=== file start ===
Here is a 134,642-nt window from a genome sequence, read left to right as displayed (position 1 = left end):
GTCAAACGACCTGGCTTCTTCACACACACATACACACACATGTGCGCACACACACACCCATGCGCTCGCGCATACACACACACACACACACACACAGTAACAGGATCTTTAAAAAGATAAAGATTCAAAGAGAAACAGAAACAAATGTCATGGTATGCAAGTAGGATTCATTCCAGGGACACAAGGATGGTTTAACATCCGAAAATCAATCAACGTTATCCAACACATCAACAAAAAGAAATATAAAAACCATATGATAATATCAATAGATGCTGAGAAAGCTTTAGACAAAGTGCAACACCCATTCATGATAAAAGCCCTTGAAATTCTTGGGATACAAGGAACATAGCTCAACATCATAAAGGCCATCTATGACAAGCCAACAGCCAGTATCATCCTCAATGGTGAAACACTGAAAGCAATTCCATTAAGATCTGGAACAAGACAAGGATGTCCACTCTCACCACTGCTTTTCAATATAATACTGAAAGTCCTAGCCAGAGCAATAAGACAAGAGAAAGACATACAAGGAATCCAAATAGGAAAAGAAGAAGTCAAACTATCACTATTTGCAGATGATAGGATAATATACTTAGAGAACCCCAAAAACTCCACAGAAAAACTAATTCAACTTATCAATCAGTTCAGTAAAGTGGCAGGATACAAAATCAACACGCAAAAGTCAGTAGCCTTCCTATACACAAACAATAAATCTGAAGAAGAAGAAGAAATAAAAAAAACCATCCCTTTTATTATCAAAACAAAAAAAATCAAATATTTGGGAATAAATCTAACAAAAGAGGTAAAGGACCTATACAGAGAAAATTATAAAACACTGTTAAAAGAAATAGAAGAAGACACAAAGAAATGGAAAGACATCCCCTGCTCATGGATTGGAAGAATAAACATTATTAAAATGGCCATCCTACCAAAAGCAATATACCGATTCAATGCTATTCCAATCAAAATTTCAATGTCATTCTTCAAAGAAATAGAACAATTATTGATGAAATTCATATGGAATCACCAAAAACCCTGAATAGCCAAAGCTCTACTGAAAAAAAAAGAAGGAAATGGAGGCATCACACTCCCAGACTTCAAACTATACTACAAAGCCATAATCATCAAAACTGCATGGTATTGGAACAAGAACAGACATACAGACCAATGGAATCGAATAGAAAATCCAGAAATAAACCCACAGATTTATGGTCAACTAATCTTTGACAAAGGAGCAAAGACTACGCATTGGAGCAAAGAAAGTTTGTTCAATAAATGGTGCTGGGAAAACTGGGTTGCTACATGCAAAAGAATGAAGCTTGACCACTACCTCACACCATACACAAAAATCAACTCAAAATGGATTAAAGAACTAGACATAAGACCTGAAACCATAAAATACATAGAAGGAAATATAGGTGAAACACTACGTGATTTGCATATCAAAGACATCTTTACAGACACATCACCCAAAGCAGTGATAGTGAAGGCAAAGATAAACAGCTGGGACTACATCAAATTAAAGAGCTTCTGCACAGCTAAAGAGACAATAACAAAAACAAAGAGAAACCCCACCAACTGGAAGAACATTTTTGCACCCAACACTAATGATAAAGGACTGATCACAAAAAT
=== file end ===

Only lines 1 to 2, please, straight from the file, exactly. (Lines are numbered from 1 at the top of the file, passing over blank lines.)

Here is a 134,642-nt window from a genome sequence, read left to right as displayed (position 1 = left end):
GTCAAACGACCTGGCTTCTTCACACACACATACACACACATGTGCGCACACACACACCCATGCGCTCGCGCATACACACACACACACACACACACAGTAACAGGATCTTTAAAAAGATAAAGATTCAAAGAGAAACAGAAACAAATGTCATGGTATGCAAGTAGGATTCATTCCAGGGACACAAGGATGGTTTAACATCCGAAAATCAATCAACGTTATCCAACACATCAACAAAAAGAAATATAAAAACCATATGATAATATCAATAGATGCTGAGAAAGCTTTAGACAAAGTGCAACACCCATTCATGATAAAAGCCCTTGAAATTCTTGGGATACAAGGAACATAGCTCAACATCATAAAGGCCATCTATGACAAGCCAACAGCCAGTATCATCCTCAATGGTGAAACACTGAAAGCAATTCCATTAAGATCTGGAACAAGACAAGGATGTCCACTCTCACCACTGCTTTTCAATATAATACTGAAAGTCCTAGCCAGAGCAATAAGACAAGAGAAAGACATACAAGGAATCCAAATAGGAAAAGAAGAAGTCAAACTATCACTATTTGCAGATGATAGGATAATATACTTAGAGAACCCCAAAAACTCCACAGAAAAACTAATTCAACTTATCAATCAGTTCAGTAAAGTGGCAGGATACAAAATCAACACGCAAAAGTCAGTAGCCTTCCTATACACAAACAATAAATCTGAAGAAGAAGAAGAAATAAAAAAAACCATCCCTTTTATTATCAAAACAAAAAAAATCAAATATTTGGGAATAAATCTAACAAAAGAGGTAAAGGACCTATACAGAGAAAATTATAAAACACTGTTAAAAGAAATAGAAGAAGACACAAAGAAATGGAAAGACATCCCCTGCTCATGGATTGGAAGAATAAACATTATTAAAATGGCCATCCTACCAAAAGCAATATACCGATTCAATGCTATTCCAATCAAAATTTCAATGTCATTCTTCAAAGAAATAGAACAATTATTGATGAAATTCATATGGAATCACCAAAAACCCTGAATAGCCAAAGCTCTACTGAAAAAAAAAGAAGGAAATGGAGGCATCACACTCCCAGACTTCAAACTATACTACAAAGCCATAATCATCAAAACTGCATGGTATTGGAACAAGAACAGACATACAGACCAATGGAATCGAATAGAAAATCCAGAAATAAACCCACAGATTTATGGTCAACTAATCTTTGACAAAGGAGCAAAGACTACGCATTGGAGCAAAGAAAGTTTGTTCAATAAATGGTGCTGGGAAAACTGGGTTGCTACATGCAAAAGAATGAAGCTTGACCACTACCTCACACCATACACAAAAATCAACTCAAAATGGATTAAAGAACTAGACATAAGACCTGAAACCATAAAATACATAGAAGGAAATATAGGTGAAACACTACGTGATTTGCATATCAAAGACATCTTTACAGACACATCACCCAAAGCAGTGATAGTGAAGGCAAAGATAAACAGCTGGGACTACATCAAATTAAAGAGCTTCTGCACAGCTAAAGAGACAATAACAAAAACAAAGAGAAACCCCACCAACTGGAAGAACATTTTTGCACCCAACACTAATGATAAAGGACTGATCACAAAAAT